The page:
Acidification of Swedish forest soils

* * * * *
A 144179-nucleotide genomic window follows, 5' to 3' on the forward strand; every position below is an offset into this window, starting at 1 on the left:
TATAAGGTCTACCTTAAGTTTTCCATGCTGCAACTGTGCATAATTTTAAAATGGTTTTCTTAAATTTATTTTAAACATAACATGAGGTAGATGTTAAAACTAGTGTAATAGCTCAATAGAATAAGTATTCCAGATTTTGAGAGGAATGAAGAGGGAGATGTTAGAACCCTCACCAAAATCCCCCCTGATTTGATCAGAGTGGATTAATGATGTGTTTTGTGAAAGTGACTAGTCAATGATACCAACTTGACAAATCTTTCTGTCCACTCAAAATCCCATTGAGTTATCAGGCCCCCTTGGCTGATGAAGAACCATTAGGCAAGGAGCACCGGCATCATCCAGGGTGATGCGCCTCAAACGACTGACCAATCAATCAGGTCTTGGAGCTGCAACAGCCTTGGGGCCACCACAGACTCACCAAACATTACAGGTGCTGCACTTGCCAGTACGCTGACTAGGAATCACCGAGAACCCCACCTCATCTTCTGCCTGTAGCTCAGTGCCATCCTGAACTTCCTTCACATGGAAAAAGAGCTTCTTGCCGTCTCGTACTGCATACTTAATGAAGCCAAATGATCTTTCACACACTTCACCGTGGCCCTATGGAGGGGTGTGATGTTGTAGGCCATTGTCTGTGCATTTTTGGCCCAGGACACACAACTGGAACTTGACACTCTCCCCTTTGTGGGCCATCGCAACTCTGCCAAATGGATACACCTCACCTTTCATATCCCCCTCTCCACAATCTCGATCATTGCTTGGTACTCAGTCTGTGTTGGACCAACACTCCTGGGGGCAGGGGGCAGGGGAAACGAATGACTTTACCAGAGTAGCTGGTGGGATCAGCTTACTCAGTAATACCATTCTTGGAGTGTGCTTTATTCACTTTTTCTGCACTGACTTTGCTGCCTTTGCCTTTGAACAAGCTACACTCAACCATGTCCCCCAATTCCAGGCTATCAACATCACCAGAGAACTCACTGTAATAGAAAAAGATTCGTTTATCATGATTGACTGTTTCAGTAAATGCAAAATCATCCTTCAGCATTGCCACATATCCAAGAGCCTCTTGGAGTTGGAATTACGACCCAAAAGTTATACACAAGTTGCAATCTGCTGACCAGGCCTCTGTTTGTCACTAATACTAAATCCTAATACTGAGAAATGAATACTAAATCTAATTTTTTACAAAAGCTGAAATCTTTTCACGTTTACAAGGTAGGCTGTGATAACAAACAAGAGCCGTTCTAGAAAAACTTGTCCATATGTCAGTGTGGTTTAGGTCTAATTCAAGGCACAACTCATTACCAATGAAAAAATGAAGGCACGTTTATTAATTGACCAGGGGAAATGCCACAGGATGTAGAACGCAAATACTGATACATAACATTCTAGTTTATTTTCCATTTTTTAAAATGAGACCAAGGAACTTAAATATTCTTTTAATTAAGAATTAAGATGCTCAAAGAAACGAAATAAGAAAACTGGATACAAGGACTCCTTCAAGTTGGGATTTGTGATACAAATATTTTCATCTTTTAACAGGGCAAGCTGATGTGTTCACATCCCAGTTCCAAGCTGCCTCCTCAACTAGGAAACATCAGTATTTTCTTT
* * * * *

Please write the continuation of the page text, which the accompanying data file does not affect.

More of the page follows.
Abstract: Acidification of forest soils in Sweden has negatively affected nutrient status and caused toxic effects on biota. The aim of this thesis was to investigate potential impacts of two drivers of acidification of forest soils in Sweden: (1) tree growth with subsequent harvest and (2) deposition of sulphur and nitrogen compounds. The magnitude of acidification by tree growth was calculated using estimates of stem wood, logging residue and stump harvesting from a national forestry impact assessment and data of cations and anions in different tree parts. Acidification by tree growth was defined as the net cation uptake. The magnitude of acidification by deposition was estimated based on deposition data from four catchments throughout Sweden. Acidification by deposition was defined as the negative value of the acid neutralizing capacity in deposition. The acidifying effect of tree harvesting decreases in the order Norway spruce>birch>Scots pine. Harvesting of logging residues causes more soil acidification than harvesting of stumps, despite the fact that the biomass of stumps is larger, due to the higher contents of base cations in needles and branches than in stem wood. Harvesting of Scots pine and birch causes soil acidification at a magnitude equal to recent deposition levels while harvesting of Norway spruce causes more acidification than what is caused by deposition. To study the acidifying effects on the soil of tree growth during a forest generation and deposition, data from the Swedish Forest Soil Inventory – a large-scale inventory throughout Sweden – from the O (n=1990), B (n=1902) and C (n=1477) horizons were used. Four variables were chosen as indicators of soil acidity: pH-H₂O (pH), base saturation (BS), exchangeable calcium (Ca) and exchangeable aluminium (Al) from each horizon. The variables were analysed with respect to tree age and data of sulphur deposition, using linear and multiple regression. For tree age, a relative age concept was used to account for different tree growth rates in different parts of Sweden. Tree growth during a forest generation and deposition of acidifying substances both affect acidity related variables in Swedish forest soils. Tree growth causes decreased pH, BS and Ca and increased Al in the O and to some extent the B horizon in the beginning of the trees’ life cycle. Deposition causes decreased pH, BS and Ca and increased Al in the O, B and C horizons throughout the deposition gradient in Sweden. The effect of deposition is most evidently expressed in deep soil layers where biological acidification have less influence.
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